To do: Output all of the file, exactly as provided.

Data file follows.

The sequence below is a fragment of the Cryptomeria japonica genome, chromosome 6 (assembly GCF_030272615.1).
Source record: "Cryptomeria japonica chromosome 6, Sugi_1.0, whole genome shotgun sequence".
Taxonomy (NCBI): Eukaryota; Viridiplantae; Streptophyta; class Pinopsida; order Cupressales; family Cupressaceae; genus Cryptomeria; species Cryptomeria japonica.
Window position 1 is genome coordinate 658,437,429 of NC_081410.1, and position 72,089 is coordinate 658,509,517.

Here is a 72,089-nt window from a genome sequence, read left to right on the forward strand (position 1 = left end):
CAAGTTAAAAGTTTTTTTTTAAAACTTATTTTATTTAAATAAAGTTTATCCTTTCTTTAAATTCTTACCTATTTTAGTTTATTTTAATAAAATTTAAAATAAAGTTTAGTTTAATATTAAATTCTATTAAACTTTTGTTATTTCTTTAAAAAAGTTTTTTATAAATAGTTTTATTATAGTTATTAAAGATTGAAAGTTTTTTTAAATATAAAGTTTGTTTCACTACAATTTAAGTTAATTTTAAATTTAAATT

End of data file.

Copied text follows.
The sequence below is a fragment of the Cryptomeria japonica genome, chromosome 6 (assembly GCF_030272615.1).
Source record: "Cryptomeria japonica chromosome 6, Sugi_1.0, whole genome shotgun sequence".
Taxonomy (NCBI): Eukaryota; Viridiplantae; Streptophyta; class Pinopsida; order Cupressales; family Cupressaceae; genus Cryptomeria; species Cryptomeria japonica.
Window position 1 is genome coordinate 658,437,429 of NC_081410.1, and position 72,089 is coordinate 658,509,517.

Here is a 72,089-nt window from a genome sequence, read left to right on the forward strand (position 1 = left end):
CAAGTTAAAAGTTTTTTTTTAAAACTTATTTTATTTAAATAAAGTTTATCCTTTCTTTAAATTCTTACCTATTTTAGTTTATTTTAATAAAATTTAAAATAAAGTTTAGTTTAATATTAAATTCTATTAAACTTTTGTTATTTCTTTAAAAAAGTTTTTTATAAATAGTTTTATTATAGTTATTAAAGATTGAAAGTTTTTTTAAATATAAAGTTTGTTTCACTACAATTTAAGTTAATTTTAAATTTAAATT